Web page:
Monday, November 19, 2007


Even now it's hard to get a handle on Wolfgang Press, but I think I respect them more for that. They demonstrated more than a little conviction and confidence to morph their style as significantly as they did over time. That's not to say they didn't maintain a singular identity, but they did it in the same manner as their label, 4AD: through patterns of heterodoxy, experimentation and stylistic rigor, but not through a consistent or easily categorized sound.

Wolfgang Press didn't seem to rule anything out, whether it was Motown or goth, but they made a definite progression towards dance music over time. Listening to 'Cut the tree', the brooding, Joy Division meets Bauhaus track they contributed to 4AD sampler Lonely Is An Eyesore in 1987, it's hard to imagine that a few years later they would take De La Soul's 3 Feet High And Rising as the primary inspiration for their album Queer. (Shriekback would seem to be the other main influence.)

While De La Soul's influence on Queer is obvious, apparently it is even more obvious in the original version of that album, released abroad, which I haven't heard. Like De La Soul, Wolfgang Press utilized a great deal of musical and spoken samples for the original versions of these songs. Unlike De La Soul, just two years after 3 Feet High they had to contend with considerable hurdles regarding copyright infringement and sample clearing (thanks, Vanilla Ice.) Wolfgang Press's solution was to re-record much of the album, replacing the sounds from the samples they had used with original sounds, and even recreating sampled dialogue from movies; that's the version of that was released in the United States.

Queer is largely dance oriented, but some of the lyrics are characteristic of Wolfgang Press's earlier, less accessible days. The 'Say no go' of the album, 'Question of time' is sleek and groovy, but I ponder its meaning to this day. It is the kind of text that feels significant and comprehensive, but remains stubbornly opaque. In choosing to write about this track, I am committing to an interpretation of it, but I admit to some ambivalence in taking on that task. Somehow I feel like there is a world view, a summation of modern times in 'Question of time', but it could be a buck naked emperor, for all I know.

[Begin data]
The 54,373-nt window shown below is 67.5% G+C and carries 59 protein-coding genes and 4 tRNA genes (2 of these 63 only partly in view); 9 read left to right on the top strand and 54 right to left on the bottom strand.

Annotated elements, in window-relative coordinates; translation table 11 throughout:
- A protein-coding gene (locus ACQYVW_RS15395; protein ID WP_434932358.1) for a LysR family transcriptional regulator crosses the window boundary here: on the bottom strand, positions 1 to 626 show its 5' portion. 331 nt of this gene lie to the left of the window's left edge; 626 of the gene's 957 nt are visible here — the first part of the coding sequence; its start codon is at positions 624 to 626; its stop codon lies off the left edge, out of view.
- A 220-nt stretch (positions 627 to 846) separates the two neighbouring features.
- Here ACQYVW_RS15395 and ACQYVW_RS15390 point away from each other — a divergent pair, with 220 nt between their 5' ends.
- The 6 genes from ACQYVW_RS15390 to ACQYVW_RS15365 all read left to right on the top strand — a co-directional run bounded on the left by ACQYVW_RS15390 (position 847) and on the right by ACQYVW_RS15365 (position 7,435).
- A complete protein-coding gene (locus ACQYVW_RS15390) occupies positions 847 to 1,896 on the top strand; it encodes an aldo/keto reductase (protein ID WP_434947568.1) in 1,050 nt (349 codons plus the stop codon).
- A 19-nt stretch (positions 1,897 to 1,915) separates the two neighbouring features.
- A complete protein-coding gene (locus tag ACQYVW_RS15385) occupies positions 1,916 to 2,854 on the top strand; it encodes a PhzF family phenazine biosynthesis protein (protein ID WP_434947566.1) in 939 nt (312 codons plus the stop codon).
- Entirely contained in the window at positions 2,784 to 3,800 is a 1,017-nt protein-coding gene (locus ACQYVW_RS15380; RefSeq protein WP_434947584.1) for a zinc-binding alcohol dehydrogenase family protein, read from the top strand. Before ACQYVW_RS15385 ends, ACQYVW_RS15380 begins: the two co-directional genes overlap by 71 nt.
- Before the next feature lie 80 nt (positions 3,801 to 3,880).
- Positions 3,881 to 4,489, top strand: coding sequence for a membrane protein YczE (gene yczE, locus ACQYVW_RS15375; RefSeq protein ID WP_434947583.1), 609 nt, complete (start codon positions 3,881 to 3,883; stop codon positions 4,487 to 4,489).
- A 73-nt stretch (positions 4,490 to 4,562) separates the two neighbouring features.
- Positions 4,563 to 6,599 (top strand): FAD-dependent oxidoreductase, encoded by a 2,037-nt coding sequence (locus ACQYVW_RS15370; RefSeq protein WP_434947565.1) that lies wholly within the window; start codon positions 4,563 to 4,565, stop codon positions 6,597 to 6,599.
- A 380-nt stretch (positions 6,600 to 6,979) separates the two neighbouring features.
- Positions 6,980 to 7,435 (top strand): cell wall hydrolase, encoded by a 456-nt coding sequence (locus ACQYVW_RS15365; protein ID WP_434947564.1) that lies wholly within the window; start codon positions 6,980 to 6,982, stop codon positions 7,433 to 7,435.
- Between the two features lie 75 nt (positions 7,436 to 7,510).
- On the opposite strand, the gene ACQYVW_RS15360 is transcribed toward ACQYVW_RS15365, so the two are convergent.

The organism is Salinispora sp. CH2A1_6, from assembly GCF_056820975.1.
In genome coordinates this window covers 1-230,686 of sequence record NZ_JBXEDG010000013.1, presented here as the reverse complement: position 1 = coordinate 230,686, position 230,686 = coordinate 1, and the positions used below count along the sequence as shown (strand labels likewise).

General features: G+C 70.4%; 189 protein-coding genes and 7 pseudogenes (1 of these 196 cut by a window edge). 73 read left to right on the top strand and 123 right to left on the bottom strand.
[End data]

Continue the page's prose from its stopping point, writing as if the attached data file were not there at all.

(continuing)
Like a Finnegans Wake lite (okay, that's a stretch), this song aspires to encapsulate the modern condition. Faith, crime, speed, sex, loopholes, neutrons, produce, finance: they all flash by in single references, without many clues to how they're related, other than the recurring chorus, 'Time, it's all a question of time.' Our narrator knows quite a bit for sure; his tone is declarative and assured, even bemused. Much of the song is written in linguistic equations. 'Her tricks you.' 'It's proof and it's blind.' 'I follow time.' 'I need to solve these problems.' 'And solutions keep coming forward.' But for all he does know, he also knows it's not cohering. Time is both the determiner of the known, and the key to apprehending the unknown. But at bottom, the modern condition is uncertainty, only some of it Heisenbergian. 'My life is untimely...'

Somehow, as weighty as the subject matter is, the tone remains light, to match the groove of the rhythm section. He sings, 'Yeah sex / It's all a question of lies' but what stays with us is him growling, 'Yeah, SEX' as the downbeat hits. The only real misstep is the completely unexpected line 'Jews, they're fine'; it's the only land mine in this risky terrain that explodes a little, and jars for a moment. I suppose no overview of the modern condition would be complete without the Jews, but it's unsettling, left hanging like it is.

I like 'Question of time' actually because of its opacity; the funk-sampling hip hop it references is story- and polemic-oriented, but this is abstract and oblique, which gives it an exotic nature not found on its De La Soul counterpart. There's more at stake here than a good dance track; there's an epistemology, and even if its impenetrable, it's evocative.

Wolfgang Press page at 4AD